My mother was a basket case because she had found my brother dead on her bed with the needle sticking out of his arm. I made all the funeral arrangements and I remember my mom saying to me, “this is only the second time in your life that I’ve seen you cry.” I wrestled with a lot of guilt for a long time and there’s probably still a little to this day? My brother Tim died over 31 years ago and I’m crying as I write this. I kept beating myself up and thinking that if only I had returned his phone call, maybe he wouldn’t have died? Or maybe I could’ve done more to stop him from using?

I think what was hardest was our not knowing if his death was suicide or an accident? I knew most of his fellow junkies and tried to get them to give me any information on where he got the heroin from but they wouldn’t tell me anything. I knew a guy who was rumored to be one of the largest heroin dealers in our town. I called a friend of mine’s older brother who was a cop and told him I wanted to get this guy busted but he said it wouldn’t work because I’d have to make a direct buy from him and all the junkies knew that I didn’t use. I had thoughts of killing this heroin dealer and some nights I’d wake up and feel that I had killed him but had covered up the crime so thoroughly and had repressed the memory so deeply that I couldn’t distinguish if it was a dream or reality?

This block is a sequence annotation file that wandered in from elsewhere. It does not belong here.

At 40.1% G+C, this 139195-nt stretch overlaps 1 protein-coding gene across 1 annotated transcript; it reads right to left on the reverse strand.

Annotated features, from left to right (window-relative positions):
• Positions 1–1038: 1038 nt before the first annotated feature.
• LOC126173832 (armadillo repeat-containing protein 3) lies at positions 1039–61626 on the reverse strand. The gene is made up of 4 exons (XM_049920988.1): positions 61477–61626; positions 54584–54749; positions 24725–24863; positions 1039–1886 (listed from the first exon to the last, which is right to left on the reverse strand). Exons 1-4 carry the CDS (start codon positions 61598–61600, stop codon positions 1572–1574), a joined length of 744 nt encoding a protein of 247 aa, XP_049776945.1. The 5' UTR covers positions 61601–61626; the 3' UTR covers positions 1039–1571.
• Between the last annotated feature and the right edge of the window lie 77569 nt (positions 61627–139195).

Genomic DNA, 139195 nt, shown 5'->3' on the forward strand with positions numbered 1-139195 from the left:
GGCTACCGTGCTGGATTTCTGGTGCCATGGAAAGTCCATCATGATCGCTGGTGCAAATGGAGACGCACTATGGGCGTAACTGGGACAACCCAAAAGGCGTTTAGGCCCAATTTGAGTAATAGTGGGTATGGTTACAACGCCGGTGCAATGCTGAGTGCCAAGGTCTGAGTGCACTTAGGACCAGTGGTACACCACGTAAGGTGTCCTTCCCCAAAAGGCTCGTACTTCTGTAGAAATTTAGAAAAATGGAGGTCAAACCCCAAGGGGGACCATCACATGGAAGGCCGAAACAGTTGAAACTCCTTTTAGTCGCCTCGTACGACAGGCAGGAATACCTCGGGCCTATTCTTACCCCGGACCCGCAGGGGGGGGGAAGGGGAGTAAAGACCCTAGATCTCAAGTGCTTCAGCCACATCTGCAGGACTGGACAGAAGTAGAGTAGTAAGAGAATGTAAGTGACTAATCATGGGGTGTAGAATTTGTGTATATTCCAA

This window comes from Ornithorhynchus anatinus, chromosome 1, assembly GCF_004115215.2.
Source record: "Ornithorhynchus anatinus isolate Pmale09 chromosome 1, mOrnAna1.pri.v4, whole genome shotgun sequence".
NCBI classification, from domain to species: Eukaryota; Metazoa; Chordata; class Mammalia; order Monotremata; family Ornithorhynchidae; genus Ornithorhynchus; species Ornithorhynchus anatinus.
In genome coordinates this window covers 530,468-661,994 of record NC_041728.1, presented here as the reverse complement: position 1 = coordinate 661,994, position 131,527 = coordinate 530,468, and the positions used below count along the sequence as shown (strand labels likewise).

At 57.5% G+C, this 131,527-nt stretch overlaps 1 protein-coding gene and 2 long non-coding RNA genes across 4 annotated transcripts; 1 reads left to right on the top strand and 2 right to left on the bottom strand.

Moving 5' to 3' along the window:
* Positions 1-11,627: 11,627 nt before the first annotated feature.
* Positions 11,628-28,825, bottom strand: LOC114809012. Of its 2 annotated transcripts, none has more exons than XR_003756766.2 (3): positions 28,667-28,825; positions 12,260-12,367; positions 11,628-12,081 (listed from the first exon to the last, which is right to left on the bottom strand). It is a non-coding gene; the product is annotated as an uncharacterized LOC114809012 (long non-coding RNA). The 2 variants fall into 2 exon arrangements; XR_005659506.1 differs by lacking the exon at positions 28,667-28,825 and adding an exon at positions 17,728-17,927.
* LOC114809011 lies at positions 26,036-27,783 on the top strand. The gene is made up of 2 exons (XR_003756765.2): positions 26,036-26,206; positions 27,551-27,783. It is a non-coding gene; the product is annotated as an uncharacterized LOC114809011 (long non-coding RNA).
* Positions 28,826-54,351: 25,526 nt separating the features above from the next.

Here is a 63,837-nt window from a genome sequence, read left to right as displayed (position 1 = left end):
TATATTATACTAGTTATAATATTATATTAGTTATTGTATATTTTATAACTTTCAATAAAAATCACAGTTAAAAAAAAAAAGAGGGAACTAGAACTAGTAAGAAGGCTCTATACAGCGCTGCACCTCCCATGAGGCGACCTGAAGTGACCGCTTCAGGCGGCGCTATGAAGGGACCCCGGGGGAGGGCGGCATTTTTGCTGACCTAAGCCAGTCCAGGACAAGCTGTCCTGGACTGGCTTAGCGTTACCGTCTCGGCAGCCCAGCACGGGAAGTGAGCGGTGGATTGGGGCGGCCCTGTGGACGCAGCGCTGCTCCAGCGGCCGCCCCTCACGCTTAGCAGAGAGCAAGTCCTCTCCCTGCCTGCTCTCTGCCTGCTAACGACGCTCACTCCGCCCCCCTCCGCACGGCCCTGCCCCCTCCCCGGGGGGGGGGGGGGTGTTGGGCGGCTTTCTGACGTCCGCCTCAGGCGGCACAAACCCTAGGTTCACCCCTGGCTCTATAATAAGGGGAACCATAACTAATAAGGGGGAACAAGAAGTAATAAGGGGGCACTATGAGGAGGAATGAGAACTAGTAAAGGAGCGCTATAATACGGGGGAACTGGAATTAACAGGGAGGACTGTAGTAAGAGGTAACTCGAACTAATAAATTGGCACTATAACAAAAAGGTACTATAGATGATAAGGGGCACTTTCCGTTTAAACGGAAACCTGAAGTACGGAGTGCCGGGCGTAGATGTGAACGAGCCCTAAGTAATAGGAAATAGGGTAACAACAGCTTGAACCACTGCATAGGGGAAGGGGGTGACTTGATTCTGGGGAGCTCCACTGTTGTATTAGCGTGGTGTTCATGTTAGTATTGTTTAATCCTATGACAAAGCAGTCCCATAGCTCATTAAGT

All I knew was that my whole life had been turned upside down. Nothing mattered anymore i.e. college, work, friends. I’m not saying that my brother and I were best friends. We had some real knock-down, drag-out fights but no one bad-mouthed my brother to my face e.g. one night I challenged 3 friends of mine, who were talking bad about him in front of me, to step outside—this was before he died. And Tim was the same way about me with his friends or strangers. Anyway, I guess Tim’s death was the catalyst that really changed me? Before he died, I was pretty light-hearted and most of my friends enjoyed my company but after his death, I began to do a lot of soul searching and I did a lot more traveling i.e. quitting jobs a the drop of a hat & hitch-hiking back & forth to Oregon mostly. And the most significant change since my brother passed away has been the fact that I no longer keep my feelings bottled up inside & I cry very easily!